impossible to create an article whose title looks different from the only way of
actually linking to it. Such an article would be an absolute nightmare to
maintain (page moves, deletion, just plain trying to link there and not
happening to use the same escape sequence as the original author). In my
opinion, this goes for the other "problem" characters too: if they're illegal in
titles, they should be illegal in titles; but I grant that some, like leading
'/' or '#' could conceivably be useful. It seems to me, though, that having to
use some unnatural escape sequence whenever you need to refer to an article is
going to create more head-aches than it will solve (think newbies...).

Re-casting the problem, I wonder if a mechanism to display the page's title (in
the HTML output) as something different from its name (in the database) could be
created, which showed the real name (as needed for linking to the article)
underneath:
<h1>C#</h1>
<p><small>[Article title: C_sharp]</small></p>
Except I'm not sure how to label the second line so that it would make sense to
inexperienced users. My thought is that this could be a magic word at the
beginning of the article: '#TITLE C#'; similarly, one could use '#TITLE h2g2' to
display the lower-case leading letter on a wiki where this was otherwise not
possible.
Comment 11 Alan Barrett 2004-10-13 22:03:32 UTC
(In reply to comment #10)
> One of the major arguments for "%20" being treated the same as "_" (and this may
> apply for some other examples, too) is that typing "en.wikipedia.org/wiki/Name
> of a page" into the address bar of a web browser will be converted, by the
> browser, to "en.wikipedia.org/wiki/Name%20of%20a%20page". Now we can be
> 99.9999999% sure that what the user was after was the page
> "en.wikipedia.org/wiki/Name_of_a_page", since that is what they would get if
> they typed [[Name of a page]] in the text of an article; thus, it's pretty clear
> to me that we should never have an article whose literal title is
> "Name%20of%20a%20page".

OK, I see your point, but I would expect to get an error if I attempted
to browse to the wrong URL by using %20 instead of underline as a word
separator.

> Re-casting the problem, I wonder if a mechanism to display the page's title (in
> the HTML output) as something different from its name (in the database) could be
> created, which showed the real name (as needed for linking to the article)
> underneath:

Yes, that would be fine.  If, in the wikitext for http://en.wikipedia.org/wiki/C_plus_plus
and http://en.wikipedia.org/wiki/H2gh,
I could say "#TITLE C++" and "#TITLE h2gh", and if that modified the 
<TITLE> and <H1> elements of the HTML output, then I wouldn't mind that
the articles are filed in the database under slightly incorrect names.

> <h1>C#</h1>
> <p><small>[Article title: C_sharp]</small></p>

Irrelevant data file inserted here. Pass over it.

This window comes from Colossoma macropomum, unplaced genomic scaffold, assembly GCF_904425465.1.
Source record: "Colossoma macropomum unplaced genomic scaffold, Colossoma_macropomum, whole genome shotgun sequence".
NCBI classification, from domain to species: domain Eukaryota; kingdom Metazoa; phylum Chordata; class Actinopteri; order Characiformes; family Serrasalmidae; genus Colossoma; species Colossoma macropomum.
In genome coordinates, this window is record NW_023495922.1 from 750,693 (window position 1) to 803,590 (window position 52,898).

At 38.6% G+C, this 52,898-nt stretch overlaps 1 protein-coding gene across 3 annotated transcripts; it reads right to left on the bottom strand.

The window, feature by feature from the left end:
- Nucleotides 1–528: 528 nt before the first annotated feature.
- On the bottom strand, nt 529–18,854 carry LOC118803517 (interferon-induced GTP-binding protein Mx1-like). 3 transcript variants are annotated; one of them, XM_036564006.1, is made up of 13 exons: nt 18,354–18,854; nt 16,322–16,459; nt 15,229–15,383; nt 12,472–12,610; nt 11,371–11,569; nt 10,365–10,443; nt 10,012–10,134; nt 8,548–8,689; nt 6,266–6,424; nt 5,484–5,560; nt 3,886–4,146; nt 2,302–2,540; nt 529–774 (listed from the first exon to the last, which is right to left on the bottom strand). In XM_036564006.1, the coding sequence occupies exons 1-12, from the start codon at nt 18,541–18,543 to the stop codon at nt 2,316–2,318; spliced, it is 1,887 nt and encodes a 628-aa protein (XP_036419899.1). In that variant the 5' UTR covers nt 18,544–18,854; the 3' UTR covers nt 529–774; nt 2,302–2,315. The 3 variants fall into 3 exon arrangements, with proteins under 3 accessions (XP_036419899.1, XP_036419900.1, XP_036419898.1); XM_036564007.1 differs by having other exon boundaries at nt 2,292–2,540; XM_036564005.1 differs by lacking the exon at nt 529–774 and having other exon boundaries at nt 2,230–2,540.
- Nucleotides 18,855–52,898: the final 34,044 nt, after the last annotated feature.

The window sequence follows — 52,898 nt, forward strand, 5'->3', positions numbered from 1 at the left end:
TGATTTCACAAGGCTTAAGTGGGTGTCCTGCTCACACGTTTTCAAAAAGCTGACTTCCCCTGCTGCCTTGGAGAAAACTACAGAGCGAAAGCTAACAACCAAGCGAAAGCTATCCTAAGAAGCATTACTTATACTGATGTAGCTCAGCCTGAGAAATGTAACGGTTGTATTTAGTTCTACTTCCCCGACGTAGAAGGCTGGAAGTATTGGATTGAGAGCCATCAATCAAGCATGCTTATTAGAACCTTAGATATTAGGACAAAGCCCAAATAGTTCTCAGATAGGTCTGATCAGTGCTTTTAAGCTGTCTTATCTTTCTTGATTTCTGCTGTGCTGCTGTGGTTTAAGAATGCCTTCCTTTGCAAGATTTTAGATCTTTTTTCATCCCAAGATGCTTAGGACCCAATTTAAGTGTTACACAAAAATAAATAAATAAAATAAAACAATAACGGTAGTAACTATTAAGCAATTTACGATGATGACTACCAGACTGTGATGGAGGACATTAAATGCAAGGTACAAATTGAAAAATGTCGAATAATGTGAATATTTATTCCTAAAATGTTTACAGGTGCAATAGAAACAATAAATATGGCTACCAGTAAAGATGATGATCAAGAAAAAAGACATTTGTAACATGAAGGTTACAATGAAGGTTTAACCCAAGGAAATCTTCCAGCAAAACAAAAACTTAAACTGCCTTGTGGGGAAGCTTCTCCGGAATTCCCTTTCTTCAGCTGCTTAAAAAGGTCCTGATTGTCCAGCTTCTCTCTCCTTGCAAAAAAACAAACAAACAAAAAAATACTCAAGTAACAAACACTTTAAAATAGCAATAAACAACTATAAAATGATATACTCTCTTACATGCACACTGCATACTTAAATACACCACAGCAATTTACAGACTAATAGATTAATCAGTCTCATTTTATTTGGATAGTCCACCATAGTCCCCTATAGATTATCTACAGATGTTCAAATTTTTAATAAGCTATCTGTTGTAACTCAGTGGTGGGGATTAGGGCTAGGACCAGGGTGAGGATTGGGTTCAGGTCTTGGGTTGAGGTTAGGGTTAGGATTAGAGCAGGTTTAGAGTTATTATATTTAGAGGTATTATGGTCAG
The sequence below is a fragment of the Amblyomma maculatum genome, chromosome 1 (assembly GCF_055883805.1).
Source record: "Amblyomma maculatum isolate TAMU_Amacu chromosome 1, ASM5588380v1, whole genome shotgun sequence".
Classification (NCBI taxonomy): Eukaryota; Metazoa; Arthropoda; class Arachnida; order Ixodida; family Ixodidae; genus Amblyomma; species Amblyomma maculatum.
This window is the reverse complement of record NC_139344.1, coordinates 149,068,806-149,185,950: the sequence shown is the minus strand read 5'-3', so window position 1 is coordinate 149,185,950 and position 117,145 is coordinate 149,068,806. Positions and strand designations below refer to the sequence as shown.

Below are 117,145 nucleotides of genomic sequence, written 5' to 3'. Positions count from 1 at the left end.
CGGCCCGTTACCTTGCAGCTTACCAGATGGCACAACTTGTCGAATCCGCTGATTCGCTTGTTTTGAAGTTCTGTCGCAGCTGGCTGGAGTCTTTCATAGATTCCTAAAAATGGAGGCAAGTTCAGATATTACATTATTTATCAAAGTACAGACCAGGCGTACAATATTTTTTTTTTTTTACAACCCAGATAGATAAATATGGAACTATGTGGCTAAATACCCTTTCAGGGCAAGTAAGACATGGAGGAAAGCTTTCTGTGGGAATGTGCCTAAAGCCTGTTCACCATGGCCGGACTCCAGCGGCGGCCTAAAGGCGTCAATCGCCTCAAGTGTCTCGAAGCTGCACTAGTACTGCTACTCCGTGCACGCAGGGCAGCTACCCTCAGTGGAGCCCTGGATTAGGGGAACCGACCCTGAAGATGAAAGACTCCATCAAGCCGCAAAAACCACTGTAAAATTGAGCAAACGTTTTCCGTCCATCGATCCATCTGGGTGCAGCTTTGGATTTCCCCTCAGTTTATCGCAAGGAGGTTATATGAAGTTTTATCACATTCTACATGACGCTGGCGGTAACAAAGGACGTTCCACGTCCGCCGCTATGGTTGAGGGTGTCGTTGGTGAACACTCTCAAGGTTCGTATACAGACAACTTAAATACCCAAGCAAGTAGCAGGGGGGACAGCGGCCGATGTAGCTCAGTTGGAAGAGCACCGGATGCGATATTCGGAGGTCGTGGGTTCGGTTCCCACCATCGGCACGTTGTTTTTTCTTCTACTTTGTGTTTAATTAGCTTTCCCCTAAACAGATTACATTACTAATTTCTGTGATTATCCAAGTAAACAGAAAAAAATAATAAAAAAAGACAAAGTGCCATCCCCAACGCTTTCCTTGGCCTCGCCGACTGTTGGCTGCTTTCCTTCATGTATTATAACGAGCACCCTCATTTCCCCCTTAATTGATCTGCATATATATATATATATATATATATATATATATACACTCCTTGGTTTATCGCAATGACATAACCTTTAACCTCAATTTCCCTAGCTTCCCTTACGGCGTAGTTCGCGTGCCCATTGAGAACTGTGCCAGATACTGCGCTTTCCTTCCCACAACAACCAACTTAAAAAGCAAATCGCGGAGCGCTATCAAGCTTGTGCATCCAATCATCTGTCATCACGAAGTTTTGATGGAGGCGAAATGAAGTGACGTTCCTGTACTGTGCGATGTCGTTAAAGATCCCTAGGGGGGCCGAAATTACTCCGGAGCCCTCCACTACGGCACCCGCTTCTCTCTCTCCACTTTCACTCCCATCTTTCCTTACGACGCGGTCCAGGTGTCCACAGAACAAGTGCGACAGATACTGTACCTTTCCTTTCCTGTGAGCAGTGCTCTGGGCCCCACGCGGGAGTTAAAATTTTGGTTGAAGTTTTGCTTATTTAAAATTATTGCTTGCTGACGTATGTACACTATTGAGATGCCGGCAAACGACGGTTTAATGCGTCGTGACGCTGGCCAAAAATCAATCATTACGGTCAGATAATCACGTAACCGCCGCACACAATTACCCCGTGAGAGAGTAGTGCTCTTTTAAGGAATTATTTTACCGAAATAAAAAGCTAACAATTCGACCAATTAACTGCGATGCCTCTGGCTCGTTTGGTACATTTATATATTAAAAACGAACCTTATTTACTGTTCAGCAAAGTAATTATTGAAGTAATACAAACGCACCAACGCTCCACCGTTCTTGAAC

> Except I'm not sure how to label the second line so that it would make sense to
> inexperienced users.

Perhaps "To link to this article, use [[C sharp]]."  Put it as close to the H1
heading as possible, and use a stylesheet to hide it in print media.

See [[:en:Template:Wrongtitle]] and [[:en:Wikipedia:Naming conventions (technical restrictions)]]
(and the corresponding talk pages) for relevant discussion.
Comment 12 Brion Vibber 2004-10-13 22:07:49 UTC
Please continue the alternate title display discussion at bug 496, where it is on-topic.
Comment 13 Rowan Collins [IMSoP] 2004-10-14 15:39:23 UTC
In the discussion for bug 707, someone spotted that (in 1.3.x) one can use links
such as [[foo<nowiki>+</nowiki>bar]], and they will be treated as valid links,
with the characters in question not being escaped in any way. This is rather
handy for interwiki-links (as discussed there) but it hints at something rather
odd going on, and creates strange behaviour for an internal link:
[[foo<nowiki>+</nowiki>bar]] produces an edit link to [[Foo_bar]], for instance.
What's more, the version running on the test server doesn't deal at all well
with this markup, leaving un-replaced placeholders: see
http://test.wikipedia.org/wiki/Bug707 

I know this isn't exactly the same as what we've been talking about so far, but
it's certainly a related issue: how *should* such markup be treated?

(In reply to comment #11)
> OK, I see your point, but I would expect to get an error if I attempted
> to browse to the wrong URL by using %20 instead of underline as a word
> separator.

But that's a developer's way of seeing it, not a user's: as far as the user is
concerned, words are seperated by spaces in links, and so they will type them
seperated by spaces in the URL. They may never notice that in one " " becomes
"_" and in the other " " becomes "%20", and certainly don't care; they have no
conception that they are "using %20 instead of underline as a word separator."

(In reply to comment #12)
> Please continue the alternate title display discussion at bug 496, where it is
on-topic.

My apologies: I should have thought to search for existing bugs relating to this
suggestion; I've copied those comments there.

Comment 14 Wil Mahan 2004-10-15 17:54:59 UTC
(In reply to comment #13)
> [[foo<nowiki>+</nowiki>bar]] produces an edit link to [[Foo_bar]], for instance.
> What's more, the version running on the test server doesn't deal at all well
> with this markup, leaving un-replaced placeholders: see
> http://test.wikipedia.org/wiki/Bug707 

This should be fixed in HEAD; thanks for pointing that out.
Comment 15 Wikipedia:en:User:Paddu 2004-11-09 21:11:41 UTC
http://test.wikipedia.org/wiki/Bug707 currently produces this HTML:

<ul>
<li>[[foo+bar]]</li>
<li>[[C++]]</li>
<li><!--IWLINK 0--></li>
<li>[[meta:foo+bar]]</li>
</ul>

The third line is obviously a bug irrespective of how the others are treated.
Comment 16 Wikipedia:en:User:Paddu 2004-11-09 21:31:10 UTC
[[en:User:SirJective/Parenthesis]] has another example of a problematic
link/title. I've described the workarounds in the talk page. IMHO the user
shouldn't've been allowed to create the page:
	613 commandments ( ''mitzvot'' )
in the first place. Having a page with such a title which must be linked only as:
	613 commandments %28 %27%27mitzvot%27%27 %29
or similar is undesirable.

PS: probably my previous comment adds nothing more to what was already said
(though I couldn't understand what "unreplaced placeholder" meant). Sorry about
that.